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What is Kefta?

Different types of kefta are eaten in many parts of the Middle East.
Kefta is usually seasoned with ground coriander seeds.
Harissa is a spicy pepper paste.
Turmeric is often added to kefta in some regions of the Middle East.
Garlic, which is often used in making kefta.
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  • Written By: Mary McMahon
  • Edited By: Bronwyn Harris
  • Last Modified Date: 23 July 2014
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In the Middle East, kefta is a food which is made by grinding meat and mixing it with an assortment of spices. The resulting seasoned meat can be shaped into meatballs or cylinders of meat which can be cooked in a wide variety of ways. Variations on kefta are common street foods in the Middle East, and they may also be served as appetizers or as a more central part of a meal. It is easy to make kefta at home, and many cooks enjoy making this simple dish at home since it allows them to adjust the spices as desired.

Beef and lamb are two common choices of meat for kefta, since cheap cuts of these meats can be readily obtained. Lean meat is preferred so that the kefta do not become too oily. Spices such as garlic, onions, cumin, coriander, cinnamon, turmeric, and harissa may be added to kefta to make them savory, spicy, or even slightly sweet, depending on the region and the taste of the cook. Some cooks also make their kefta lighter by blending the meat with rice, vegetables, or bulgur wheat.

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Once the meat mixture is made, it can be formed as desired and grilled, roasted, baked, broiled, boiled, fried, steamed, or poached. The cooked kefta are served with a wide variety of sauces ranging from cool yogurt and cucumber sauce to spicy sauces which are intended to burn a fiery trail into the consumer's stomach. Sides such as breads and vegetables often accompany kefta, which may be molded on sticks so that they can be eaten easily, or wrapped into various breads to make sandwiches.

There are a number of alternate names for kefta, including kofta, kufta, kafteh, keftes, cuftah, and kyuftah. This common Middle Eastern food can be found from Greece to India, as far south as Morocco and up through Eastern European countries like Romania. Ingredients beyond beef and lamb can be found as well, including seafood, eggs, goat, and vegetables like cabbage. As a street food, kefta tends to be generally dry with mild sauce, while restaurants may serve platters of kefta in a rich, liquid sauces which need to be sopped up with bread of rice.

Making kefta at home is very easy. Ground meats can be found at many markets and butchers, as can Middle Eastern spice mixes. Small kefta make great appetizers for Middle Eastern themed meals, and you can also make larger varieties to use as entrees, perhaps wrapped in a Middle Eastern bread or served on rice or lentils.

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anon359963
Post 4

Roll kefta into small balls, dip each ball in beaten egg then coat with bread crumbs and fry in some olive oil---delicious!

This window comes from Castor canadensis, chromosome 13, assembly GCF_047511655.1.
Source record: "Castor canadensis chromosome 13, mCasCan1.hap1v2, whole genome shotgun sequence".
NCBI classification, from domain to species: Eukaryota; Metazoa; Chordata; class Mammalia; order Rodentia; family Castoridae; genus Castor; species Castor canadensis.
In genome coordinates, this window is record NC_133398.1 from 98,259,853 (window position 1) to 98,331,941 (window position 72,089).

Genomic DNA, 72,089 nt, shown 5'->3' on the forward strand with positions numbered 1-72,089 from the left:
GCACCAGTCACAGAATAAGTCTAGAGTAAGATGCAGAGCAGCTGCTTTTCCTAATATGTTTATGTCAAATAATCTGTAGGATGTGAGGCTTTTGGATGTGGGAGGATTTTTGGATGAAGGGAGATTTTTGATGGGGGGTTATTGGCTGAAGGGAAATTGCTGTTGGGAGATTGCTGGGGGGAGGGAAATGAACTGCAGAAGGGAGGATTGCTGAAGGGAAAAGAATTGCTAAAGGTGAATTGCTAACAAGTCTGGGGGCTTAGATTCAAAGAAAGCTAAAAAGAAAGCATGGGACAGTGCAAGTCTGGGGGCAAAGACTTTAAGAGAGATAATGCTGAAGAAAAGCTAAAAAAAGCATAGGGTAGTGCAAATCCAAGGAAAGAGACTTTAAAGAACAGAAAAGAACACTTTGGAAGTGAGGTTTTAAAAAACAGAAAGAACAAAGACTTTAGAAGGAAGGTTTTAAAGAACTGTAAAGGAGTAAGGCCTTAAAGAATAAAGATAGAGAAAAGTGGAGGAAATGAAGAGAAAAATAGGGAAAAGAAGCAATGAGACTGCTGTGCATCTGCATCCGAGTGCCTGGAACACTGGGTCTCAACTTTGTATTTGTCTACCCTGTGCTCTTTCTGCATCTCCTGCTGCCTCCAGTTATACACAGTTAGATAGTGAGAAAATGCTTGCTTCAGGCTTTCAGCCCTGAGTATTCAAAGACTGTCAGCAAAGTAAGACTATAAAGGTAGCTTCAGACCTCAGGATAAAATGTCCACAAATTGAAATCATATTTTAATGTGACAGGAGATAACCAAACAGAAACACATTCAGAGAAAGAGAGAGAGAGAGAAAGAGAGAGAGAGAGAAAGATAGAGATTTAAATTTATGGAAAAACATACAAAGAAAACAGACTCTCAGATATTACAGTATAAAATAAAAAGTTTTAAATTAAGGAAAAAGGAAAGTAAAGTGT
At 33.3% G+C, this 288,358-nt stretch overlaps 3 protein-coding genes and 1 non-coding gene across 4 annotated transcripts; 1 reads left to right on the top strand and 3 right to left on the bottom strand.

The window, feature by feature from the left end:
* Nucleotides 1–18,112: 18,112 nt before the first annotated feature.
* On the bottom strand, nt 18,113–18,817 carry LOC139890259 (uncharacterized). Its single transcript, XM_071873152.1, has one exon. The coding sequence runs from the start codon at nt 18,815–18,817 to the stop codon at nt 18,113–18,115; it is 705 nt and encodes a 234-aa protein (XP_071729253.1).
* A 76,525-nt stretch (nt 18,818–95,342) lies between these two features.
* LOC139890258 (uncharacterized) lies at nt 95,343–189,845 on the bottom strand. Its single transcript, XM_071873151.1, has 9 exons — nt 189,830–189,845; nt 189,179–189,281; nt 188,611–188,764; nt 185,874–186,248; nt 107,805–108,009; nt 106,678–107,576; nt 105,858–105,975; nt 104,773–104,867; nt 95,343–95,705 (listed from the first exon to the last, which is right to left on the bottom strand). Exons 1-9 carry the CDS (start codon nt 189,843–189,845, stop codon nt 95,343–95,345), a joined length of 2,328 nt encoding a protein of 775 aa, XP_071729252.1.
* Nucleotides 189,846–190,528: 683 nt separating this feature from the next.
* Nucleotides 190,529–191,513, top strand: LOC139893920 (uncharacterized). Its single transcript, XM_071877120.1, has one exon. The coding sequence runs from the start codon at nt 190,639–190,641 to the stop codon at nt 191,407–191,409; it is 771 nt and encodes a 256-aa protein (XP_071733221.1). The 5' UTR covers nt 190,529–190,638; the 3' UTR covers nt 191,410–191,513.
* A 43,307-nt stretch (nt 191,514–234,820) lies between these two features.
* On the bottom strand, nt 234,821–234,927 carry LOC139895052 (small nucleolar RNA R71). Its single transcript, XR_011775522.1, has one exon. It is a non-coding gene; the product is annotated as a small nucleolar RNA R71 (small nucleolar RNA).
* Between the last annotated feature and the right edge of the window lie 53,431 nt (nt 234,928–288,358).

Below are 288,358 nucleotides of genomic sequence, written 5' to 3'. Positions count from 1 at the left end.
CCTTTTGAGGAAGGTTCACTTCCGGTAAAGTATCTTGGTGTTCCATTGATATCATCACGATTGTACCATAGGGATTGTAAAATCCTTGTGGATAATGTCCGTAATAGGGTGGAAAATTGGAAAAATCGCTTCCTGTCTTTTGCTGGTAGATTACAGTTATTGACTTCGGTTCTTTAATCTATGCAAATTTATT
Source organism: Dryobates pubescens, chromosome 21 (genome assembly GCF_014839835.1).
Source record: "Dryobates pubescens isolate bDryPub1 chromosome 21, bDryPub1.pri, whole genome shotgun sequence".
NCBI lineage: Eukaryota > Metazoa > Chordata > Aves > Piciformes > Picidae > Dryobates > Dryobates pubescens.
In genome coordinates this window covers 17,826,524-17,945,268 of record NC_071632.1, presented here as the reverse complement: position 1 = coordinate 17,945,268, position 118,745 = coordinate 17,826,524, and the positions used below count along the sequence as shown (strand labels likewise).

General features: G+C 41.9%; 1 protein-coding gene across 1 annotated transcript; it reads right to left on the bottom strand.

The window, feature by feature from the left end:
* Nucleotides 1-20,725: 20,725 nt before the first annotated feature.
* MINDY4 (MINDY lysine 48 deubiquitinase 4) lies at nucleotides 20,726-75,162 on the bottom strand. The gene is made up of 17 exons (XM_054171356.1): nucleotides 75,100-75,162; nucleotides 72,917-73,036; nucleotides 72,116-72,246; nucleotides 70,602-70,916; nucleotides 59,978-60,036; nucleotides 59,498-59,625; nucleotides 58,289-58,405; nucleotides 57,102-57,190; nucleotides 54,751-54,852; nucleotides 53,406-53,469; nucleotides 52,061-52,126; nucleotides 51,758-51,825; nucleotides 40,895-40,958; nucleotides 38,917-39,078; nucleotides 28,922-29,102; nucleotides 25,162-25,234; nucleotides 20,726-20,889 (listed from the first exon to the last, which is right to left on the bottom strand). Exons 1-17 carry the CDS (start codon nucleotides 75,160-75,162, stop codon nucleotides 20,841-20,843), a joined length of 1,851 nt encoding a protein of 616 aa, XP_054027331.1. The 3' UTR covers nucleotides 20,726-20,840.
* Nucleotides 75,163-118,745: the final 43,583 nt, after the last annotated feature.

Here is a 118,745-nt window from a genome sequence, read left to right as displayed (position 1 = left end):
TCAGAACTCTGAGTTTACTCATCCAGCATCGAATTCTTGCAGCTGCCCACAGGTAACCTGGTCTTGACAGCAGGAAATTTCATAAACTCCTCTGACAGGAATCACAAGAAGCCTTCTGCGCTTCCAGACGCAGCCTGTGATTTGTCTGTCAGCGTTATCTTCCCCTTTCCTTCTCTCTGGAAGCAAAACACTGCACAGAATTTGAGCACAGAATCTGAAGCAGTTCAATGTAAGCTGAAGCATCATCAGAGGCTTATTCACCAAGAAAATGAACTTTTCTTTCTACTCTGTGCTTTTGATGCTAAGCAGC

bear78
Post 3

I had the most interesting, but also very tasty kefta at my friend's house. I asked how she made it and she said it is made with mince meat, rice and spices. The major difference from regular kefta is that it has boiled rice in it and that it is dipped in egg before fried on the pan. The rice and egg gave a really different flavor to it but I liked it. It was more like meatloaf and the balls were flatter and bigger.

I saw another recipe for kefta that has things like almonds and raisins in it. I've never had anything like that. I wonder what sweet kefta would taste like. Has anyone heard of this or had it before? Where can I get some?

candyquilt
Post 2

I think kefta originated in Persia (Iran) because in Persian, kefta means ground meat or meat that is pounded. But it probably spread all across the region because meatballs are made in Asia and Europe too.

I read that when it was first founded, kefta was not made with minced meat. It was made with the leftover cooked meats from a previous meal. Meat was a luxury then and they didn't want to waste any of it. So they took leftovers and added other ingredients to make kefta. I guess different kinds of spices got added to it as spices were traded and found more easily.

I think the coolest part about kefta is that it is so different in different countries. It may look similar in shape, but it always tastes different. I have probably tried tens of different kinds but my favorite is spicy lamb kefta and Persian kubideh kefta.

SteamLouis
Post 1

My family is from the Middle East. My mom's kefta recipe has ground beef, parsley, grated onion, spices and breadcrumbs. She puts eggs in it too sometimes. Kefta is my favorite food since childhood. When we were kids, my brother and I were very picky about food. But we never refused kefta and pasta with ketchup. We still love it and when I have it, I feel like a kid again.

I do make different meals with it now though. It's really good if you make it with tomato sauce and add cubed potatoes, peas and carrots in it. I have this with bread or white rice. It's such a filling meal, the best thing after a long and tiring day at work. I also like to have it during Ramadan. After fasting, I need something that has everything- meat, veggies and a carbohydrate. Kefta makes a great meal after not eating all day.

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